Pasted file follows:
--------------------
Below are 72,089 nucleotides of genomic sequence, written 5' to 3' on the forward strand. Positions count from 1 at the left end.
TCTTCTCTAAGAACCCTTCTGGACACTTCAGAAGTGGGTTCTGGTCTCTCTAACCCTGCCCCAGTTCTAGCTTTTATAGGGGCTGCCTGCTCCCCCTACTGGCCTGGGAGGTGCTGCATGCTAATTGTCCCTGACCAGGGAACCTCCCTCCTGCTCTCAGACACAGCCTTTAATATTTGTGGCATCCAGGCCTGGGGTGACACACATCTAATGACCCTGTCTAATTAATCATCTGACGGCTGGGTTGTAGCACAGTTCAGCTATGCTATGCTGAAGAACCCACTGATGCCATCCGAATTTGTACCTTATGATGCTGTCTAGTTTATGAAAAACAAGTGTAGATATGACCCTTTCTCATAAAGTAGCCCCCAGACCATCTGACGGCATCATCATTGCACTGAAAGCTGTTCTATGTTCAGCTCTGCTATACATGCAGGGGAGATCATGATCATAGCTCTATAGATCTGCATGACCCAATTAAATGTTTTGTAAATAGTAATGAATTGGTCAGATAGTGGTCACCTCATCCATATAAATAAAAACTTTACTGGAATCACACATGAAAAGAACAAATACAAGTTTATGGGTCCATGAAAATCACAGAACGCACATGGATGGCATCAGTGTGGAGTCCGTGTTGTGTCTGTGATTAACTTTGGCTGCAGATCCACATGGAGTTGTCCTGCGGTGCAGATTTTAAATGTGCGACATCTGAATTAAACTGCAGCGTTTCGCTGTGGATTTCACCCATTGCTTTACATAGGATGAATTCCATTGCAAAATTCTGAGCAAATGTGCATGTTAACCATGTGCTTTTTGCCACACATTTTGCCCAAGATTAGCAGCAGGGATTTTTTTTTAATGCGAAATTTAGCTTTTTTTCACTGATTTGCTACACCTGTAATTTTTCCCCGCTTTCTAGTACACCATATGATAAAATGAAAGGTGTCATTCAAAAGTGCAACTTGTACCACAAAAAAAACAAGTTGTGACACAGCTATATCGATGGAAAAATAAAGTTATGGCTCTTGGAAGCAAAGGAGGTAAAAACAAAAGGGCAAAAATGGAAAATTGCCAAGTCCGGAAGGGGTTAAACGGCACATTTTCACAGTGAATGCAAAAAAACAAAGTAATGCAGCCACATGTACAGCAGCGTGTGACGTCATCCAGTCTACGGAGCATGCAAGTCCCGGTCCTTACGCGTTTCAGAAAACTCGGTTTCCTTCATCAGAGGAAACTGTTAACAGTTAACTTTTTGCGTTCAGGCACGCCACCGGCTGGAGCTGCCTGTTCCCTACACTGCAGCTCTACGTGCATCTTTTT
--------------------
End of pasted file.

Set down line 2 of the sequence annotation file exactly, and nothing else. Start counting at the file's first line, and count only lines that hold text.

TCTTCTCTAAGAACCCTTCTGGACACTTCAGAAGTGGGTTCTGGTCTCTCTAACCCTGCCCCAGTTCTAGCTTTTATAGGGGCTGCCTGCTCCCCCTACTGGCCTGGGAGGTGCTGCATGCTAATTGTCCCTGACCAGGGAACCTCCCTCCTGCTCTCAGACACAGCCTTTAATATTTGTGGCATCCAGGCCTGGGGTGACACACATCTAATGACCCTGTCTAATTAATCATCTGACGGCTGGGTTGTAGCACAGTTCAGCTATGCTATGCTGAAGAACCCACTGATGCCATCCGAATTTGTACCTTATGATGCTGTCTAGTTTATGAAAAACAAGTGTAGATATGACCCTTTCTCATAAAGTAGCCCCCAGACCATCTGACGGCATCATCATTGCACTGAAAGCTGTTCTATGTTCAGCTCTGCTATACATGCAGGGGAGATCATGATCATAGCTCTATAGATCTGCATGACCCAATTAAATGTTTTGTAAATAGTAATGAATTGGTCAGATAGTGGTCACCTCATCCATATAAATAAAAACTTTACTGGAATCACACATGAAAAGAACAAATACAAGTTTATGGGTCCATGAAAATCACAGAACGCACATGGATGGCATCAGTGTGGAGTCCGTGTTGTGTCTGTGATTAACTTTGGCTGCAGATCCACATGGAGTTGTCCTGCGGTGCAGATTTTAAATGTGCGACATCTGAATTAAACTGCAGCGTTTCGCTGTGGATTTCACCCATTGCTTTACATAGGATGAATTCCATTGCAAAATTCTGAGCAAATGTGCATGTTAACCATGTGCTTTTTGCCACACATTTTGCCCAAGATTAGCAGCAGGGATTTTTTTTTAATGCGAAATTTAGCTTTTTTTCACTGATTTGCTACACCTGTAATTTTTCCCCGCTTTCTAGTACACCATATGATAAAATGAAAGGTGTCATTCAAAAGTGCAACTTGTACCACAAAAAAAACAAGTTGTGACACAGCTATATCGATGGAAAAATAAAGTTATGGCTCTTGGAAGCAAAGGAGGTAAAAACAAAAGGGCAAAAATGGAAAATTGCCAAGTCCGGAAGGGGTTAAACGGCACATTTTCACAGTGAATGCAAAAAAACAAAGTAATGCAGCCACATGTACAGCAGCGTGTGACGTCATCCAGTCTACGGAGCATGCAAGTCCCGGTCCTTACGCGTTTCAGAAAACTCGGTTTCCTTCATCAGAGGAAACTGTTAACAGTTAACTTTTTGCGTTCAGGCACGCCACCGGCTGGAGCTGCCTGTTCCCTACACTGCAGCTCTACGTGCATCTTTTT